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Koh Kicks Back And Communicates About Korra

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by Vince Brusio

Irene Koh has the distinct pleasure of illustrating The Legend of Korra for Dark Horse Comics, and with the upcoming release of The Legend of Korra Volume 1: Turf Wars TP (FEB170063) we were able to get an exclusive interview with Irene to ask about her impressions of working on the property. Surprisingly, she explains that looking out of her own window and seeing the outside world is a good primer for her to wrap her head around the villainy. Fan reaction, too, she says, helps keep the batteries charged for the next assignment.


Vince Brusio: As this is the official continuation of The Legend of Korra, what homework did you have to assign yourself to "get it together" for this project?

Irene Koh: I went back and rewatched all of The Legend of Korra to make sure all the characters, environments and bending were fresh in my mind. Since I was already comfortable drawing the characters (I had been drawing Korra fan art for years), I studied up on action sequences (for movement, lots of shounen anime; for illustrating, lots of shounen manga). While I was asked to draw in my own style and not the show's, I made sure to try and match the tone and mood.

Vince Brusio: What is the nature of the menace, which lurks around the corners of Republic City for Korra and Asami?

Irene Koh: The premise for the villainy is remarkably reflective of our current reality here in the U.S., which I hope will resonate with readers. It is some parts corporate greed, some parts political mayhem, other parts personal revenge, on top of a low simmering anxiety between Korra and Asami as they try to figure out how to come out to everyone in the midst of all the chaos.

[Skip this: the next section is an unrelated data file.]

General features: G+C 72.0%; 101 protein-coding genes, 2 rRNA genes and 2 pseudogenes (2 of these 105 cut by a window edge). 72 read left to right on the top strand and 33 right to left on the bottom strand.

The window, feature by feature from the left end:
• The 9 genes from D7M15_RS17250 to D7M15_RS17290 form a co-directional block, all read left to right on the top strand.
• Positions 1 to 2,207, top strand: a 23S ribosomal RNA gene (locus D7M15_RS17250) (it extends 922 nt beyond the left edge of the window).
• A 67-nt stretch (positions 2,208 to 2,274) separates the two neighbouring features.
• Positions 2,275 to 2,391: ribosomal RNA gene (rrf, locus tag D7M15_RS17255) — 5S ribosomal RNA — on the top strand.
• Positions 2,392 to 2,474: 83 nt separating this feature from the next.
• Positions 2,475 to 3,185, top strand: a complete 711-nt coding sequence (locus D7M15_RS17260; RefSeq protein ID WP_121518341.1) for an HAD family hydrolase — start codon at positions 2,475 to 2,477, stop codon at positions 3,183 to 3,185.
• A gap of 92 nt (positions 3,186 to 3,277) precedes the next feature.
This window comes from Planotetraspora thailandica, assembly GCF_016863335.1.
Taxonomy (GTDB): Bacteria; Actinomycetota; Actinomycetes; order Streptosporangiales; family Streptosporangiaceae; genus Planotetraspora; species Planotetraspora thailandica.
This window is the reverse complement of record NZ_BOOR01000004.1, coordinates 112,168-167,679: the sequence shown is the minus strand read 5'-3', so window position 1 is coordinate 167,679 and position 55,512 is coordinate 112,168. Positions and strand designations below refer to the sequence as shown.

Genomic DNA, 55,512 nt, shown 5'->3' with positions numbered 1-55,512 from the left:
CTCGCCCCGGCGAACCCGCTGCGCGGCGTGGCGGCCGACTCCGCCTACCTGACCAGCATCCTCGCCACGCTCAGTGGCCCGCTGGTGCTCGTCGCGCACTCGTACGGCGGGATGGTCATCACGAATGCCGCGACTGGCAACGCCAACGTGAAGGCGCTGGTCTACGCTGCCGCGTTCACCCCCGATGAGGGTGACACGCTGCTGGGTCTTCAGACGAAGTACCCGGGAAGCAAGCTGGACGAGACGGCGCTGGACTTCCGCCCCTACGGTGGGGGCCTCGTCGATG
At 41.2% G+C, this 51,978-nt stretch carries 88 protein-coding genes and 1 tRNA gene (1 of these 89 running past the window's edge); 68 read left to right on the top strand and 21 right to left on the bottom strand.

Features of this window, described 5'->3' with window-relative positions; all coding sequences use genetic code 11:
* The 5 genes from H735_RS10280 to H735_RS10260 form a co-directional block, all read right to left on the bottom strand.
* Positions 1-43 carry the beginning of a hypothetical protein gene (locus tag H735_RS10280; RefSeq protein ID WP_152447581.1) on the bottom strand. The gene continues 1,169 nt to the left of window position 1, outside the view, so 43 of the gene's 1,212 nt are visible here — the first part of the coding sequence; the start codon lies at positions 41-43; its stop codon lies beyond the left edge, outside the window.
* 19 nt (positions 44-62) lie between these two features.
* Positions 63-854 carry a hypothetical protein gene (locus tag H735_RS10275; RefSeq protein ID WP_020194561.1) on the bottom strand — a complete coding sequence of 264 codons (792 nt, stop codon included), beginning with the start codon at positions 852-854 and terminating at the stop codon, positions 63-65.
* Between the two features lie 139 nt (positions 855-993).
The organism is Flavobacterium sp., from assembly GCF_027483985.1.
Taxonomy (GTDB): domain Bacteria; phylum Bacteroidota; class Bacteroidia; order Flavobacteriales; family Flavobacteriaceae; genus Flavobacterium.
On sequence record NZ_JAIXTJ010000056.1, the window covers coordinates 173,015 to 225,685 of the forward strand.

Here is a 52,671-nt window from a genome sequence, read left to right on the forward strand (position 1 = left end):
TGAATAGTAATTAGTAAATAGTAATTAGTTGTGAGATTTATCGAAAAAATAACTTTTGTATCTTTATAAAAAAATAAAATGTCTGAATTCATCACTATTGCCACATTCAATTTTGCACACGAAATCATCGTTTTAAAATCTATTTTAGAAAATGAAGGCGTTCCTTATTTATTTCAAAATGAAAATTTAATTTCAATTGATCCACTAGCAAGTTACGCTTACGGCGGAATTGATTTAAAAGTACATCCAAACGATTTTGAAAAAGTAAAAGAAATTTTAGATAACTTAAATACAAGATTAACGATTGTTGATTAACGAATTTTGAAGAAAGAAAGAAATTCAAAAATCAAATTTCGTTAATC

Vince Brusio: How in sync are you with Michael Dante DiMartino, in terms of rendering sketches that give life to his settings and dialog? How do you two work together to see eye-to-eye on page layout?

Irene Koh: Mike gives me great feedback that makes sure the heart of what he's trying to convey is prominent and easily understood on each page while letting me exercise some amount of artistic freedom. The more specific art direction comes from co-creator Bryan Konietzko, who makes sure everything looks as it should and levels up my art that much more.

Vince Brusio: This book is being solicited as "Part One." How many volumes can we expect for "Turf Wars"?

Irene Koh: There will be three parts to the Turf Wars story, each at 72 pages. 

Vince Brusio: If you could reflect on one of the most rewarding aspects of your job working on The Legend of Korra, what would it be?

Irene Koh: I told myself a year and a half ago that if there was any IP I would like to work on before moving onto creator-owned stuff, it was The Legend of Korra. I have been a fan for so long, and as a bisexual martial arts-practicing Asian woman, it seemed like a perfect fit. And while getting to draw the characters in an official capacity has been a joy, the most rewarding aspect of all has been the fan reaction. They are incredibly supportive and hungry for queer representation, and I feel honored to be able to draw it for them specifically. All the difficulties that come with working on a big book with an established brand are made worthwhile when I see how happy the fans are.


Vince Brusio writes about comics, and writes comics. He is the long-serving Editor of, the creator of PUSSYCATS, and encourages everyone to keep the faith...and keep reading comics.

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